Formello (Rome)
    Italian (Italy)
    But... have you seen my examples? ;):)
  13. neuromatico

    neuromatico Senior Member

    English (Canadian)
    I'm afraid your teacher oversimplified the placement of adjectives.
    Here are some other "size" examples that disprove his rule :

    Un grand’uomo. A great man (in accomplishments).
    Un uomo grande e grosso. A large man (in size and stature).
  14. stevenvh Senior Member

    le Fiandre, Belgio
    Belgium, Dutch
    I was taught that most of the time the adjective comes after the noun, but certain adjectives can be put before (I don't know how exclusive/exhaustive the BANGS rule is). You can still place these adjectives after the noun to stress a quality.

    Also nationality always comes after the noun:
    lo scrittore italiano :tick:
    l'italiano scrittore :cross:
  15. Quzzy Junior Member

    What about the opposite?
    I mean in Italian we say "mascarpone", for the translation to English should I say "mascarpone cheese"? (+ cheese after the name of type of cheese).
    Or might I just say "mascarpone" also in English?

  16. Einstein

    Einstein Senior Member

    Milano, Italia
    UK, English
    I left England before Italian food became so fashionable, so maybe others can help you more, but probably "mascarpone" alone is sufficient, particularly because it doesn't taste very cheesy!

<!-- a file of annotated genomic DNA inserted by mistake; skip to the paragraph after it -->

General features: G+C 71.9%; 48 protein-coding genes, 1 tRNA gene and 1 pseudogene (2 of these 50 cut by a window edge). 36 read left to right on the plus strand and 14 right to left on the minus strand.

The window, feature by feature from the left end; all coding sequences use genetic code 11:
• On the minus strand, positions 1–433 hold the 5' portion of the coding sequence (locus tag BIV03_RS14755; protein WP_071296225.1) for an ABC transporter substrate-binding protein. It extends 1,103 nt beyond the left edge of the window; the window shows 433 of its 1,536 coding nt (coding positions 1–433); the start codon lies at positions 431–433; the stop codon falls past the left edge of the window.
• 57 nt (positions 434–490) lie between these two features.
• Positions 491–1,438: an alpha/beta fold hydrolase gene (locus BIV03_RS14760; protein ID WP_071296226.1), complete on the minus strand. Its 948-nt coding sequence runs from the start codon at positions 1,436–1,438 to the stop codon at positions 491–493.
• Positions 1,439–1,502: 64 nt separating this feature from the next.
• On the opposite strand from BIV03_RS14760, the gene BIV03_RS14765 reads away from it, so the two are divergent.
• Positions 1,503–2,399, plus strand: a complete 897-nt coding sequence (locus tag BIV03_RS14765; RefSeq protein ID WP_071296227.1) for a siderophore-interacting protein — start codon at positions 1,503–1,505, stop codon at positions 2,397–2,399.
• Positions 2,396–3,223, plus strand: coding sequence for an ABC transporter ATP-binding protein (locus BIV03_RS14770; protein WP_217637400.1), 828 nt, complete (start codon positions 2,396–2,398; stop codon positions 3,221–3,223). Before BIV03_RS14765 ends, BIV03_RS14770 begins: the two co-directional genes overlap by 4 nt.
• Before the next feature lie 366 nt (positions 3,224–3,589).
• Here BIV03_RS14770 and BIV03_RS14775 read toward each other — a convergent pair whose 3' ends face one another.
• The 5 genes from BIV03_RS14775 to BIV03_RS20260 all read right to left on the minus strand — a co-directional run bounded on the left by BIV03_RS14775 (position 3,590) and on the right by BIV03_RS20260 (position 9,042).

17. Quzzy Junior Member

    And in general for other types of cheese (for example ricotta or mozzarella), would you add in English "cheese" after their names?
    Thank you Einstein :)
  18. joanvillafane Senior Member

    U.S., New Jersey
    U.S. English
    Hi Quzzy - in the U.S., the well-known cheeses are known by their names so we don't have to say cheese for
    ricotta, mozzarella, Parmigiano-Reggiano, pecorino, etc. Of course, I guess it's hard to know which ones are "well-known" here! ;)
  19. Quzzy Junior Member

    Thanks Joanvillafane! Yes you're right! It's hard to know from here in Italy wich ones are well-known there.
    For example I imagine that Taleggio, Philapelphia or Scamorza are not well-known as ricotta, mozzarella. Am I right? :)
    Last edited: Feb 2, 2013
  20. joanvillafane Senior Member

    U.S., New Jersey
    U.S. English